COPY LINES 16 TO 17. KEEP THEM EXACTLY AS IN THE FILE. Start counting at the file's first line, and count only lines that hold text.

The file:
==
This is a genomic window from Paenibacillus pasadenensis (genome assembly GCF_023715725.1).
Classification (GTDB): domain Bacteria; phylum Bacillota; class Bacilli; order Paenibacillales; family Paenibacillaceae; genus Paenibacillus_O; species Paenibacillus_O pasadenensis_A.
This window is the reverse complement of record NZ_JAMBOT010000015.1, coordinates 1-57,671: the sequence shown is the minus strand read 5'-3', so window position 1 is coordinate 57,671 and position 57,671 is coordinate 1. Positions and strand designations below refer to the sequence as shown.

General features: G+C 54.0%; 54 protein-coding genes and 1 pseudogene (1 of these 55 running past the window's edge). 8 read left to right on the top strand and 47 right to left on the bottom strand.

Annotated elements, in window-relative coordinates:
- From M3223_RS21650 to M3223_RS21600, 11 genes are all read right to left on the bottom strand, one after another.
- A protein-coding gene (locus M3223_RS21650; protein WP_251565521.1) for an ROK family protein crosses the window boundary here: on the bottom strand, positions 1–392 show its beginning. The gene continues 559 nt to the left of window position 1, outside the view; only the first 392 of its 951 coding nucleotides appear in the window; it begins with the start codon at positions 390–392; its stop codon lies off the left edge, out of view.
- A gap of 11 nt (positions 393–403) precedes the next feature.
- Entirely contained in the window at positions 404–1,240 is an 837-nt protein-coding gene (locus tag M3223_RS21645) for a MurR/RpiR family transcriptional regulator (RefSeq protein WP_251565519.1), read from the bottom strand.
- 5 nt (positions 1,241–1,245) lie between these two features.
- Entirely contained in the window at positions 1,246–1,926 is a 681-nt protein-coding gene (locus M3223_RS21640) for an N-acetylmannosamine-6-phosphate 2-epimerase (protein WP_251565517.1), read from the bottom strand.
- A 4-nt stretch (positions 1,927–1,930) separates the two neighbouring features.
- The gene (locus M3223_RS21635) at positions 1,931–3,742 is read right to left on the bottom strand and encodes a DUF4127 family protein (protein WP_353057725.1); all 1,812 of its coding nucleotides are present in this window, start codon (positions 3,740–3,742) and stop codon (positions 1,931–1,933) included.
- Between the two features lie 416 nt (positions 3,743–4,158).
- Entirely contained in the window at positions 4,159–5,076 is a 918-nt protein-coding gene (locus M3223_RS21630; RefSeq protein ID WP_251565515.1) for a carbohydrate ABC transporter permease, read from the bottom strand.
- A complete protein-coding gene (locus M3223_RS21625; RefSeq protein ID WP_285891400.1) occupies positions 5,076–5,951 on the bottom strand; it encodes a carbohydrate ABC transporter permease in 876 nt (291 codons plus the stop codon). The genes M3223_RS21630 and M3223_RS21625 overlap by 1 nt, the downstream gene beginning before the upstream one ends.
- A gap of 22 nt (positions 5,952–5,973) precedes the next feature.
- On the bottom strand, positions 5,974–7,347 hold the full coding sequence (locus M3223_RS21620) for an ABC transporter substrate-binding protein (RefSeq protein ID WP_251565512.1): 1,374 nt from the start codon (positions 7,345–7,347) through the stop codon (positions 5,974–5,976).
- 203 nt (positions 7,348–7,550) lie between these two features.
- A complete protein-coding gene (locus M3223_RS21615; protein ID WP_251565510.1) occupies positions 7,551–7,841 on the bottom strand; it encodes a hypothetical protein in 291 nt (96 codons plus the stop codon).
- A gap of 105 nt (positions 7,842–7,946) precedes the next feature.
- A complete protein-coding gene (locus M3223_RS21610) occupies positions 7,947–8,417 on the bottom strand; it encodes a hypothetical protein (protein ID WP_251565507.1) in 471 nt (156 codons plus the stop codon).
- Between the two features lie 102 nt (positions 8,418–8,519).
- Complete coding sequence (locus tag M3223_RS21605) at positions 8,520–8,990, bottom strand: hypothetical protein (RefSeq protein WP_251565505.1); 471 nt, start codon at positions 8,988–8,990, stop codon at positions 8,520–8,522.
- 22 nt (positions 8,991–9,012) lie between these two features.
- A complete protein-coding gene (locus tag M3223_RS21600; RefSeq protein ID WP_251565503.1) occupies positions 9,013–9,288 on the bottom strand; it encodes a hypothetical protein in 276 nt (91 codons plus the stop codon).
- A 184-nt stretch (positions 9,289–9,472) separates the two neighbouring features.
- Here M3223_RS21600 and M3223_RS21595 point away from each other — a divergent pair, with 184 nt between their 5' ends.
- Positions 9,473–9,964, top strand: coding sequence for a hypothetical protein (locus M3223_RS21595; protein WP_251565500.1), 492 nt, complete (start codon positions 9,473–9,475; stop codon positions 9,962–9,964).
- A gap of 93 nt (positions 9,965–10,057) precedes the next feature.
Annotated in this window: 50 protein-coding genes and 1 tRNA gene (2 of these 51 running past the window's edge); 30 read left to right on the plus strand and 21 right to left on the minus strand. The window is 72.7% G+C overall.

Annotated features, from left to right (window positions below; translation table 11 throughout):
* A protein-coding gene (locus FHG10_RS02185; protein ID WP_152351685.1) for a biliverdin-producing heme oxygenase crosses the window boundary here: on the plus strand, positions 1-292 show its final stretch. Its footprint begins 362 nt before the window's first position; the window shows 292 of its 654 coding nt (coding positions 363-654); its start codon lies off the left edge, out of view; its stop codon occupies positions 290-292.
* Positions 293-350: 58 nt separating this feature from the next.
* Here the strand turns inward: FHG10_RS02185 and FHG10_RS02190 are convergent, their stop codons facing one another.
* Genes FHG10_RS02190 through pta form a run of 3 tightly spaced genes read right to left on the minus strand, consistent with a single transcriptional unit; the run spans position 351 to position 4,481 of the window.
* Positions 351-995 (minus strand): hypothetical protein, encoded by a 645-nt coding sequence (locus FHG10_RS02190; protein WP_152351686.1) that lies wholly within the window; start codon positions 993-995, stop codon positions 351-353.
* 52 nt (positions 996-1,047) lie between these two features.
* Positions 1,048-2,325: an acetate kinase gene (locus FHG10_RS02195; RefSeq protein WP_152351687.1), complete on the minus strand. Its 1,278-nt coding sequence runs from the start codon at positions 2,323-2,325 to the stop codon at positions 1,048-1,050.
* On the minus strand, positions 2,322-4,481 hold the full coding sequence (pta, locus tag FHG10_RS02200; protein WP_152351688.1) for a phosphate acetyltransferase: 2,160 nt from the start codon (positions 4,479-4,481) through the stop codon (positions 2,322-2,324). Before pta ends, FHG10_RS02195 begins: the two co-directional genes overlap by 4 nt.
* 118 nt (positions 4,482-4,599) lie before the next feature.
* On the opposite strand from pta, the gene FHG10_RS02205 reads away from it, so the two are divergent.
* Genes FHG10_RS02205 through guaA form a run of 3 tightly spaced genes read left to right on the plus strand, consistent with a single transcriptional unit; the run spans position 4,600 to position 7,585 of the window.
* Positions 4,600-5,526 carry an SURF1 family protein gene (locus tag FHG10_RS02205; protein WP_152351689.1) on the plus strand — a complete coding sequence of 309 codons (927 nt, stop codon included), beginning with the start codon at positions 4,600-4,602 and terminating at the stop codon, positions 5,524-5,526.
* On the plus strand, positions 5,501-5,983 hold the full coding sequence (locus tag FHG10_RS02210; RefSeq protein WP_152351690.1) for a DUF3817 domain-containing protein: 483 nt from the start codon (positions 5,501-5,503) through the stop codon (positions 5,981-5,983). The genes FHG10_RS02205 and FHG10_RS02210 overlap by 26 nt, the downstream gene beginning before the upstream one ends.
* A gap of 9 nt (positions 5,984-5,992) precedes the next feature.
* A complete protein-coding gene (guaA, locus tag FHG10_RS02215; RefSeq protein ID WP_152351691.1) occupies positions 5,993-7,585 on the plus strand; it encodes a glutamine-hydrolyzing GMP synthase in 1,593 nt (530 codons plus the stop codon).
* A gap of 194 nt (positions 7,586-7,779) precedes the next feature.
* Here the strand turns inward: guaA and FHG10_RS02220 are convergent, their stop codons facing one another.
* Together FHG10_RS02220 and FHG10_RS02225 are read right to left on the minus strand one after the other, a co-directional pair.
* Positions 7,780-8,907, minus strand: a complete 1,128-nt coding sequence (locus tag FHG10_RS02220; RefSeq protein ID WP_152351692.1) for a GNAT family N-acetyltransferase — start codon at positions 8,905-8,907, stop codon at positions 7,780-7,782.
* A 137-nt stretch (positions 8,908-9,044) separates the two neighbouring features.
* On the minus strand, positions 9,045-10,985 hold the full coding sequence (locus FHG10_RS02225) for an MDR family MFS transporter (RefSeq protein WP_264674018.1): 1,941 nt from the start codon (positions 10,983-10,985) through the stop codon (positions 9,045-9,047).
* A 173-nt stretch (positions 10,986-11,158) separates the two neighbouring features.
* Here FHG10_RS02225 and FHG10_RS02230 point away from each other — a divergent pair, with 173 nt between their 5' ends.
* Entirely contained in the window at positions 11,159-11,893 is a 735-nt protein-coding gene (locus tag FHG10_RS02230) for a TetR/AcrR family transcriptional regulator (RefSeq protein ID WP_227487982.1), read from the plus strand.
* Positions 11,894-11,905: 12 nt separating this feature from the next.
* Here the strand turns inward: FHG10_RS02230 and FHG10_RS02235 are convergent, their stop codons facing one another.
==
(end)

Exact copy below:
- A complete protein-coding gene (locus M3223_RS21625; RefSeq protein ID WP_285891400.1) occupies positions 5,076–5,951 on the bottom strand; it encodes a carbohydrate ABC transporter permease in 876 nt (291 codons plus the stop codon). The genes M3223_RS21630 and M3223_RS21625 overlap by 1 nt, the downstream gene beginning before the upstream one ends.
- A gap of 22 nt (positions 5,952–5,973) precedes the next feature.